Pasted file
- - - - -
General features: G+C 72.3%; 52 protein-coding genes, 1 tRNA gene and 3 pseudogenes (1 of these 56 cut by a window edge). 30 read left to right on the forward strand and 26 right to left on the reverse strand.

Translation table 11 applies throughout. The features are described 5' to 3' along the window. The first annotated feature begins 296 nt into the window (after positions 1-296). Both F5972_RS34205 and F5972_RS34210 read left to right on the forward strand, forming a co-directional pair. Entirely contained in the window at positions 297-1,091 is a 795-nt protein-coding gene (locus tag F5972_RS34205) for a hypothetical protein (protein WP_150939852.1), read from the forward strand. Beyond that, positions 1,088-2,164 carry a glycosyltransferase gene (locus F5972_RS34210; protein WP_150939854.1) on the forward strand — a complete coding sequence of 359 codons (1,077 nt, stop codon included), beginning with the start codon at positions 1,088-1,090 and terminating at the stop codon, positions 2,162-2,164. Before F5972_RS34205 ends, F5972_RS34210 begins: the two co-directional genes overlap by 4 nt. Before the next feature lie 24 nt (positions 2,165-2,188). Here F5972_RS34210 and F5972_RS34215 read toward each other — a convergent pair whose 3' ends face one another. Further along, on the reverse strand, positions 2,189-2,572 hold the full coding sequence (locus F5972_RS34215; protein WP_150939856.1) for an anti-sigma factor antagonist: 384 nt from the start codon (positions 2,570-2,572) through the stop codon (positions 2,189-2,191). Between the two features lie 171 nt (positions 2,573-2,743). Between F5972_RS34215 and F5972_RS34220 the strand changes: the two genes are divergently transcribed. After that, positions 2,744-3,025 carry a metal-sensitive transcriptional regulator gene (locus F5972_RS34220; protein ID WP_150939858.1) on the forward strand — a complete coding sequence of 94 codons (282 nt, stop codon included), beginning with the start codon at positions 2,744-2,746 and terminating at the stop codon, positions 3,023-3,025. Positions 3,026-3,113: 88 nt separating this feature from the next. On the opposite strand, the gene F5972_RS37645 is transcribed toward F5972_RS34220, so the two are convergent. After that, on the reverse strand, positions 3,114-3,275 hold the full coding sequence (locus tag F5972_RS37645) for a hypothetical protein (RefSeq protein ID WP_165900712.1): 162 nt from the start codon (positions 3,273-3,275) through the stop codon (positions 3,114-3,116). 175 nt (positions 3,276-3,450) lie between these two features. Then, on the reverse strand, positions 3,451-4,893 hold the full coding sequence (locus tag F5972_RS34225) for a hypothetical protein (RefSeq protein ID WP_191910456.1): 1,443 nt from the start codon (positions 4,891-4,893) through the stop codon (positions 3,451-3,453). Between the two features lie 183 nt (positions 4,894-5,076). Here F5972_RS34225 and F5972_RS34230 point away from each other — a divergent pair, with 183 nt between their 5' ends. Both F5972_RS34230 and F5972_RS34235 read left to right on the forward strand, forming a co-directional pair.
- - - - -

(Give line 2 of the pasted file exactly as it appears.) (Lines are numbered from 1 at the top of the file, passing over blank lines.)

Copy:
Translation table 11 applies throughout. The features are described 5' to 3' along the window. The first annotated feature begins 296 nt into the window (after positions 1-296). Both F5972_RS34205 and F5972_RS34210 read left to right on the forward strand, forming a co-directional pair. Entirely contained in the window at positions 297-1,091 is a 795-nt protein-coding gene (locus tag F5972_RS34205) for a hypothetical protein (protein WP_150939852.1), read from the forward strand. Beyond that, positions 1,088-2,164 carry a glycosyltransferase gene (locus F5972_RS34210; protein WP_150939854.1) on the forward strand — a complete coding sequence of 359 codons (1,077 nt, stop codon included), beginning with the start codon at positions 1,088-1,090 and terminating at the stop codon, positions 2,162-2,164. Before F5972_RS34205 ends, F5972_RS34210 begins: the two co-directional genes overlap by 4 nt. Before the next feature lie 24 nt (positions 2,165-2,188). Here F5972_RS34210 and F5972_RS34215 read toward each other — a convergent pair whose 3' ends face one another. Further along, on the reverse strand, positions 2,189-2,572 hold the full coding sequence (locus F5972_RS34215; protein WP_150939856.1) for an anti-sigma factor antagonist: 384 nt from the start codon (positions 2,570-2,572) through the stop codon (positions 2,189-2,191). Between the two features lie 171 nt (positions 2,573-2,743). Between F5972_RS34215 and F5972_RS34220 the strand changes: the two genes are divergently transcribed. After that, positions 2,744-3,025 carry a metal-sensitive transcriptional regulator gene (locus F5972_RS34220; protein ID WP_150939858.1) on the forward strand — a complete coding sequence of 94 codons (282 nt, stop codon included), beginning with the start codon at positions 2,744-2,746 and terminating at the stop codon, positions 3,023-3,025. Positions 3,026-3,113: 88 nt separating this feature from the next. On the opposite strand, the gene F5972_RS37645 is transcribed toward F5972_RS34220, so the two are convergent. After that, on the reverse strand, positions 3,114-3,275 hold the full coding sequence (locus tag F5972_RS37645) for a hypothetical protein (RefSeq protein ID WP_165900712.1): 162 nt from the start codon (positions 3,273-3,275) through the stop codon (positions 3,114-3,116). 175 nt (positions 3,276-3,450) lie between these two features. Then, on the reverse strand, positions 3,451-4,893 hold the full coding sequence (locus tag F5972_RS34225) for a hypothetical protein (RefSeq protein ID WP_191910456.1): 1,443 nt from the start codon (positions 4,891-4,893) through the stop codon (positions 3,451-3,453). Between the two features lie 183 nt (positions 4,894-5,076). Here F5972_RS34225 and F5972_RS34230 point away from each other — a divergent pair, with 183 nt between their 5' ends. Both F5972_RS34230 and F5972_RS34235 read left to right on the forward strand, forming a co-directional pair.